The enabling law provides for its funding from contributions from the Federal Government and oil companies, 15 per cent of the allocations due to the Niger Delta states under the derivation principle; 3.0 per cent of the total annual budget of any oil company operating in the Niger Delta; and 50 per cent of funds due to the member states from the Ecological Fund.

The funds have never been fully released. And much of what is released is plundered.

In its defence, the commission claims to have delivered 14,363 projects since 2015, 60 per cent of them capital projects, and over 3,000 rural projects across the nine states in the region. But these claims are dwarfed by the industrial scale corruption there. A forensic audit report released in 2020 found that the NDDC received over N6 trillion between 2001 and 2019 with very little to show. It detailed bewildering evidence of grand corruption, brazen fraud and impunity. It uncovered 13,000 abandoned projects, most of which the contract sums were fully or partially paid for. The agency had 362 bank accounts that according to the Minister of Niger Delta Affairs, Godswill Akpabio, lacked proper reconciliation.

The looting spree has many partakers: federal officials, board members and executives, staff and contractors. Senators and members of the House of Representatives have also been named in the pillage. A former NNDC chairman was exposed after he paid over N800 million to a spiritualist to help him keep his job. A former Senate committee chairman and his House of Representatives counterpart were named in NDDC contract scandals. The executives’ award of N1.5 billion to themselves as ‘Covid-19 palliative’ in 2020 is a tip of the iceberg. Akpabio too has been accused of pursuing a private agenda using a cleansing campaign as cover. He strongly denies this. Since its dissolution in 2020 amid fresh scandals, the NDDC has had no board and is run by an administrator appointed by the minister.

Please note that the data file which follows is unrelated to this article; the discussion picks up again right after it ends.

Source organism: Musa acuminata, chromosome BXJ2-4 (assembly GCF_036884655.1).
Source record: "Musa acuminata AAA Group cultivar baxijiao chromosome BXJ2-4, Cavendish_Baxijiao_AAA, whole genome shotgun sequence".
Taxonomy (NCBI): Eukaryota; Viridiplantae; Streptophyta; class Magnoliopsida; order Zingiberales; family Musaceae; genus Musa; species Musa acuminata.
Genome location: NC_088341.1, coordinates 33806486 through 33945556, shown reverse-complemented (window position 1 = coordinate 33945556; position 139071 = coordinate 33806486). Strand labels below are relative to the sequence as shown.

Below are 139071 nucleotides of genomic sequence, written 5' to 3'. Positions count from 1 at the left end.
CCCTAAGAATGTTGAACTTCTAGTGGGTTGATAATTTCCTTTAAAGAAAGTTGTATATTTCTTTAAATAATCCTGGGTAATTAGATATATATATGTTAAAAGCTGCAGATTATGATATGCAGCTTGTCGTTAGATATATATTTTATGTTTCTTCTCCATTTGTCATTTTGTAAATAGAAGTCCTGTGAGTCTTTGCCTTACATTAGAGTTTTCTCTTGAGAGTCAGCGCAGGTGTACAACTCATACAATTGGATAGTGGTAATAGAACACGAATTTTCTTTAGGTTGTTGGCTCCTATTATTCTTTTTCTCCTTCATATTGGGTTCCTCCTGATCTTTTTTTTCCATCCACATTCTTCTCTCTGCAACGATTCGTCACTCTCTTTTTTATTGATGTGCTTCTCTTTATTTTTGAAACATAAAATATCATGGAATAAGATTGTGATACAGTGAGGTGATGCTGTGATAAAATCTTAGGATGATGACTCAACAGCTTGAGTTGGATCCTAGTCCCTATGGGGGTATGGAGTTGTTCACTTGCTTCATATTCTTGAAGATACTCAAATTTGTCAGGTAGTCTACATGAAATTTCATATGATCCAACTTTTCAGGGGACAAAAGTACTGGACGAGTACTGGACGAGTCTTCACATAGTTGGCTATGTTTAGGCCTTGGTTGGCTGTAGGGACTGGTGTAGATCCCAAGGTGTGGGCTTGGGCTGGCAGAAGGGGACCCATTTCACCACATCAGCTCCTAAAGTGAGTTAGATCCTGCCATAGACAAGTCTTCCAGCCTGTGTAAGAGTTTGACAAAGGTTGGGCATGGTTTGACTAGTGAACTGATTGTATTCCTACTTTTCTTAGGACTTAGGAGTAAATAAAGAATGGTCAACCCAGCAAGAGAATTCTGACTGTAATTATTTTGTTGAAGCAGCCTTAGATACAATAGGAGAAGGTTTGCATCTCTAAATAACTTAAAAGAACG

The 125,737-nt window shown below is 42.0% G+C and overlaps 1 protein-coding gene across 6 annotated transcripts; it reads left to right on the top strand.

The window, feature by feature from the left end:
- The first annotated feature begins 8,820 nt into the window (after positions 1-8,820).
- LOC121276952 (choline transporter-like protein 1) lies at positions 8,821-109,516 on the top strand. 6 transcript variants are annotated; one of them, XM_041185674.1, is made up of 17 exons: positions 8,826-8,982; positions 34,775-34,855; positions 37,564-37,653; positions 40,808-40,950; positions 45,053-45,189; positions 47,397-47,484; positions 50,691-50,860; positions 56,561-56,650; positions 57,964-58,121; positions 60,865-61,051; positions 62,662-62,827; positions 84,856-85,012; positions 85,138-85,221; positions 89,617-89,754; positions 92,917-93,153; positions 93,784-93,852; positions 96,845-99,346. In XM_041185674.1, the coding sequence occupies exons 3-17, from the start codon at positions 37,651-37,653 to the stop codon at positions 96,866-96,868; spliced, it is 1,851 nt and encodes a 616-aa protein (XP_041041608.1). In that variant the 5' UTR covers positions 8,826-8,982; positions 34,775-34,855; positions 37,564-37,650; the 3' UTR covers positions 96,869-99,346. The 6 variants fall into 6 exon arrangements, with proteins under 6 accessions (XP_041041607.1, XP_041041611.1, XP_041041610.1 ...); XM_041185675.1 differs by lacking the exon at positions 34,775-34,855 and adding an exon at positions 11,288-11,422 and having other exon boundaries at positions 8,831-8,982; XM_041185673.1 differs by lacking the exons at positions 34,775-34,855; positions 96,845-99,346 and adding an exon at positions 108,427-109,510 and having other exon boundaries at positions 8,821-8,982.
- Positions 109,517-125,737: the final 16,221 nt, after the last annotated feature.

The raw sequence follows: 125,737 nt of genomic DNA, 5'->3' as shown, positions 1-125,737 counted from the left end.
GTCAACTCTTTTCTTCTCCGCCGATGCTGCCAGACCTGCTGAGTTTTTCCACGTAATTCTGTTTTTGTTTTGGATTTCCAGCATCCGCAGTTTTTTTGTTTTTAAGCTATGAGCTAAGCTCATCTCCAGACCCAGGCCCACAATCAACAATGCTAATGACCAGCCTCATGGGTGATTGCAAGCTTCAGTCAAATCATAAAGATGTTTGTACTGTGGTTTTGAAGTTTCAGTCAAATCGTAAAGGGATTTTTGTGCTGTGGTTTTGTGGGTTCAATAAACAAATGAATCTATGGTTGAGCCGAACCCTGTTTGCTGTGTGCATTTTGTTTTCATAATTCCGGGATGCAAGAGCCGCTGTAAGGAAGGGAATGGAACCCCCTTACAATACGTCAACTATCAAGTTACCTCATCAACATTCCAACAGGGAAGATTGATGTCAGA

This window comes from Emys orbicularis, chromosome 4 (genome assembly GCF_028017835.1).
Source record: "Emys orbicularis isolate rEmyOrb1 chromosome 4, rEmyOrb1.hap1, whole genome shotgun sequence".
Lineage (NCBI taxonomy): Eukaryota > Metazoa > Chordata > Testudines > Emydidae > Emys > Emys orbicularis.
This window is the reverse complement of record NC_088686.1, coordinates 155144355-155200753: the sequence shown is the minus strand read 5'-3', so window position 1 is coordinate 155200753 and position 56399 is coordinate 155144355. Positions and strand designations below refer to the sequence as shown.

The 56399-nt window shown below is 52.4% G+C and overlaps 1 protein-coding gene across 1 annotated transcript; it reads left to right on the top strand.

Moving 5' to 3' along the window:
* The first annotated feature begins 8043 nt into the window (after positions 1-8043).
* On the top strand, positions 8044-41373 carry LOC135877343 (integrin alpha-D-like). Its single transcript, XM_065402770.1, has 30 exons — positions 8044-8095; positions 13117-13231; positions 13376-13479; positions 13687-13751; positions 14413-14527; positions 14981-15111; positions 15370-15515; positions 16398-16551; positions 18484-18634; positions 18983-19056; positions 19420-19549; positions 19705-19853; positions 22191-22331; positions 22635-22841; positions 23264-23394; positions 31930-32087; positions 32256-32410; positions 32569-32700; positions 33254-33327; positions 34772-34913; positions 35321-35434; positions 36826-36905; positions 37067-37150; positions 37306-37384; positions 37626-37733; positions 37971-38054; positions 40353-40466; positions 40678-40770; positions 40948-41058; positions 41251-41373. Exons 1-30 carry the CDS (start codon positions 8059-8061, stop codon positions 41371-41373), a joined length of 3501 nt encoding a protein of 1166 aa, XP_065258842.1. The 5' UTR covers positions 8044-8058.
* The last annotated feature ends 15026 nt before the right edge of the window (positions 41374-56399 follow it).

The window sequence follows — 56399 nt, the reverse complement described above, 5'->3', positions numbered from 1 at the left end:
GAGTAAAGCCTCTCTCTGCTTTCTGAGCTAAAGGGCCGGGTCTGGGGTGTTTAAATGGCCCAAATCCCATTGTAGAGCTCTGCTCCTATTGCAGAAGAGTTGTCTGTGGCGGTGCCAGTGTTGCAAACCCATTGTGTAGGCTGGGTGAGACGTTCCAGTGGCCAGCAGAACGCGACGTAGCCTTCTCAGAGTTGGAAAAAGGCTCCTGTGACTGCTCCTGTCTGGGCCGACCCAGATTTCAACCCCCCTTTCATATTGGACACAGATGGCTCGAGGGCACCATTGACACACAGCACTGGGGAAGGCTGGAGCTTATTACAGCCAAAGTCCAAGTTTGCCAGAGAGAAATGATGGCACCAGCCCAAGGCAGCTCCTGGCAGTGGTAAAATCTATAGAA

This charade has to end. The President, Major General Muhammadu Buhari (retd.), should fulfil his vow to recover all the funds stolen, apprehend and prosecute the offenders. Like its predecessor. OMPADEC, the NDDC has not achieved its mandate. Instead, it is a conduit for massive looting. It should be immediately wound down. So should the Ministry of Niger Delta Affairs.

The NDDC was never intended as a permanent agency. Nigeria should do the right thing; the 1999 Constitution should be replaced to facilitate resource control and 50 per cent derivation. While that process is ongoing, the consensus that facilitated 13 per cent derivation and resolved the onshore/offshore oil revenue controversy should be applied to expedite a graduated increase in derivation to crude oil-bearing states. This was one of the recommendations of the 2014 national conference. This should be accompanied by a vigorous liberalisation and private sector-led mining programme. The states should accord this top priority and be incentivised by 50 per cent derivation. States should then use their resources to develop their territories as they deem fit.

Meanwhile, the anti-graft agencies should get to work and bring all those who looted the NNDC funds to justice. Buhari should send a bill to the parliament revoking the NDDC Act.